'Violence was very rarely discussed because it simply didn't happen,' he said. 'Children would show you respect, stand up when you came into class and would get on with their work. That was expected.'
Until he retired, from ill health, as head of the mathematics department at a comprehensive school in Southampton, Mr West, 51, kept his pupils' respect - they still stood when he entered a room. But other things had changed.
'There has been an insidious erosion of standards of respect and support, leading to more disruption and problems controlling it,' he said. 'Years ago, if you asked parents to come to the school because their child had been in trouble, you knew that the parents would listen and the child would probably get a belt when he got home.
'These days, the parents invariably support their child against the teacher, no matter what. That, coupled with a lack of support from governors and the Government, makes the job very difficult.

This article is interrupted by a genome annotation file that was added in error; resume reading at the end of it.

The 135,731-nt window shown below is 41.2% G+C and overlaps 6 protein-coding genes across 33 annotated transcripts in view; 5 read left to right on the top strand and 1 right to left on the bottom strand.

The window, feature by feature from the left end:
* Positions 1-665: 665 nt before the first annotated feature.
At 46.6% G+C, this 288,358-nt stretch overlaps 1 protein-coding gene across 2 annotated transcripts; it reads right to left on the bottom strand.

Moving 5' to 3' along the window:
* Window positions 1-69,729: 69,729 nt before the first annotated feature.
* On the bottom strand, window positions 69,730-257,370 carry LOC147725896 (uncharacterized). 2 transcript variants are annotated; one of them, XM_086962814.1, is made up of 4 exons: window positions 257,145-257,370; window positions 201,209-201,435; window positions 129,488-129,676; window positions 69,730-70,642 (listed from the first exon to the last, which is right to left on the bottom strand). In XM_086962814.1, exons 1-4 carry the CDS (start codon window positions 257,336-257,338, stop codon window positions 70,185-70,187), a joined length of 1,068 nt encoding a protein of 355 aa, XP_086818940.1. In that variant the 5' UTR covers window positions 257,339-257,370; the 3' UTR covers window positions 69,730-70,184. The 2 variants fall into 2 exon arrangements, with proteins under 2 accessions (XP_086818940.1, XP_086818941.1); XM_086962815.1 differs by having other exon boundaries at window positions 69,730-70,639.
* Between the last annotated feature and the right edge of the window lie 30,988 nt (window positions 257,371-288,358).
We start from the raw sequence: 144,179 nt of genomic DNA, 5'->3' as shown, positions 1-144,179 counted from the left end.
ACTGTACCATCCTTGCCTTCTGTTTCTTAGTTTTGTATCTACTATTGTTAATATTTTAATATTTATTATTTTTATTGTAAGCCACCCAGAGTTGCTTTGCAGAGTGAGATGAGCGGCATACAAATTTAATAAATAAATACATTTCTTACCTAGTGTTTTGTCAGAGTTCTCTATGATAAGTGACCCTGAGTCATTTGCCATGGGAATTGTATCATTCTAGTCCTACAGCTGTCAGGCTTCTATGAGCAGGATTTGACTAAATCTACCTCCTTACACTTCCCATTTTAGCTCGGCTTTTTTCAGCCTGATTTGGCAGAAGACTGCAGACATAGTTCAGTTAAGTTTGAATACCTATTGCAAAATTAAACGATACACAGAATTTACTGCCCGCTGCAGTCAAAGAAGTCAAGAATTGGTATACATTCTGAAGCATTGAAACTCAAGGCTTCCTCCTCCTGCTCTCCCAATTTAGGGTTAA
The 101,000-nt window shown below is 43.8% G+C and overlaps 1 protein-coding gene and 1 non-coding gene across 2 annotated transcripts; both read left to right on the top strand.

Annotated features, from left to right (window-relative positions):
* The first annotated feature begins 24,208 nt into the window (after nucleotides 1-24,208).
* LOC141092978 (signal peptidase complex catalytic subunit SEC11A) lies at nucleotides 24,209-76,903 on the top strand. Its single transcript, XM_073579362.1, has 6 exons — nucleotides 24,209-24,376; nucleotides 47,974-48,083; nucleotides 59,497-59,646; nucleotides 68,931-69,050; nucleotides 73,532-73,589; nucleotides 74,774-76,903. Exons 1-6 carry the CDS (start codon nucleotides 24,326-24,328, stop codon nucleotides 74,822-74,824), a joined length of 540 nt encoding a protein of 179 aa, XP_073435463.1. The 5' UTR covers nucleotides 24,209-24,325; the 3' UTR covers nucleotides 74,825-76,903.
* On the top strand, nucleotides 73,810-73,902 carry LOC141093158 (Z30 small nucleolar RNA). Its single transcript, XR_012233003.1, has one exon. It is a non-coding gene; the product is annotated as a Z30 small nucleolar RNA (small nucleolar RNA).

'I was subjected to physical violence only a few times - ironically, the worst attack, when someone threw a punch at me, came early on in my career. Then, I managed to grab the boy and restrain him. If a teacher did that today, he would probably be charged with assault.'
Despite the decline in discipline, he would not advocate a return to corporal punishment.
'I don't think I would like to see it come back,' he said. 'That, in itself, would not change things. Teachers need support from the Government and from parents before they can get the respect of children.
'Besides, it has always been only a minority of children causing all the problems. Most pupils are still good, hard- working kids.'Reuse content